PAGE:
Five cities on the Peninsula are calling for the California High-Speed Rail Authority to address a number of concerns about the proposed rail line before the project proceeds.
The Peninsula Cities Consortium, which consists of Palo Alto, Menlo Park, Atherton, Belmont and Burlingame, is demanding that the line "be built right or not at all."
Members say they believe the current plan for high-speed rail is being crafted too quickly because planners are rushing to get federal funding.
Construction must begin by September 2012 and finish by September 2017 in order for the state to qualify for $2.25 billion in federal grant money, according to the Peninsula Cities Consortium.
The project is projected to cost about $43 billion.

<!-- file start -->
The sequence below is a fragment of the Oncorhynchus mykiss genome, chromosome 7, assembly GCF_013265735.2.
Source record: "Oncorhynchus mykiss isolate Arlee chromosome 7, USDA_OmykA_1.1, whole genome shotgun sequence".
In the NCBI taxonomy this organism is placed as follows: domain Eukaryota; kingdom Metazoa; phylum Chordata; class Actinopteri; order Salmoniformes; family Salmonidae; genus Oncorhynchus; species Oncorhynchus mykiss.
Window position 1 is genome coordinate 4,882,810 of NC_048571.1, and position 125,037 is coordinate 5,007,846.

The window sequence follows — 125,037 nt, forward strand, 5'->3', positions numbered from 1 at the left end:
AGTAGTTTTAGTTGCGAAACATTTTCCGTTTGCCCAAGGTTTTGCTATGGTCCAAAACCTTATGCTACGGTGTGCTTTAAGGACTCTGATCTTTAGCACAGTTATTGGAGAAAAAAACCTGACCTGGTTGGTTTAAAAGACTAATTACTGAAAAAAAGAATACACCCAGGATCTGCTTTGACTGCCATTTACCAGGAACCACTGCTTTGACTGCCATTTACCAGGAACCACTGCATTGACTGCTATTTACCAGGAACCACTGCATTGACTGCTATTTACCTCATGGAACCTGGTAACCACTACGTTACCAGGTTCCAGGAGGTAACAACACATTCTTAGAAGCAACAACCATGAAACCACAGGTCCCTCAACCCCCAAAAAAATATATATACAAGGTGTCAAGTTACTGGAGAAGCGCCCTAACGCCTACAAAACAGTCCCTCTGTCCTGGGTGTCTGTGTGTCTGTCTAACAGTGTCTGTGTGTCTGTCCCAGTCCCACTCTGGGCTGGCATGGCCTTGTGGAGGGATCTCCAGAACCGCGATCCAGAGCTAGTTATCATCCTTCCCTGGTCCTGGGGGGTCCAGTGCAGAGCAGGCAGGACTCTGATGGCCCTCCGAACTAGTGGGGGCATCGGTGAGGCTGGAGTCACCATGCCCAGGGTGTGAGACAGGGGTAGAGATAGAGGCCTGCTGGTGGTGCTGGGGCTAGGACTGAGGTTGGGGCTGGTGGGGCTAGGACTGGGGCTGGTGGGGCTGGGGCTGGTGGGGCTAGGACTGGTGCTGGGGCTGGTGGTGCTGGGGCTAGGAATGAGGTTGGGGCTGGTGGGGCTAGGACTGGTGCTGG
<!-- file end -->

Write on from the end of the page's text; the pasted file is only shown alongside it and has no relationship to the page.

"They need to go back and re-examine the business plan," Palo Alto Mayor Pat Burt said. "They don't have a credible ridership plan, they don't have credible financing to build the project and they don't yet have a business plan for the operating system."
"This train system would run through the middle of 16 cities on the Peninsula," Burt said. "We can't have this thing just racing forward to try to chase some federal dollars if there are such fundamental flaws."
The Peninsula Cities Consortium is asking that more time be spent evaluating proposed alternatives and environmental impacts.
Burt said, "If they had a viable business plan, high-speed rail would be good for the state and good for commerce. The question is whether this plan can be salvaged."
A spokeswoman for the California High-Speed Rail Authority was not available for comment.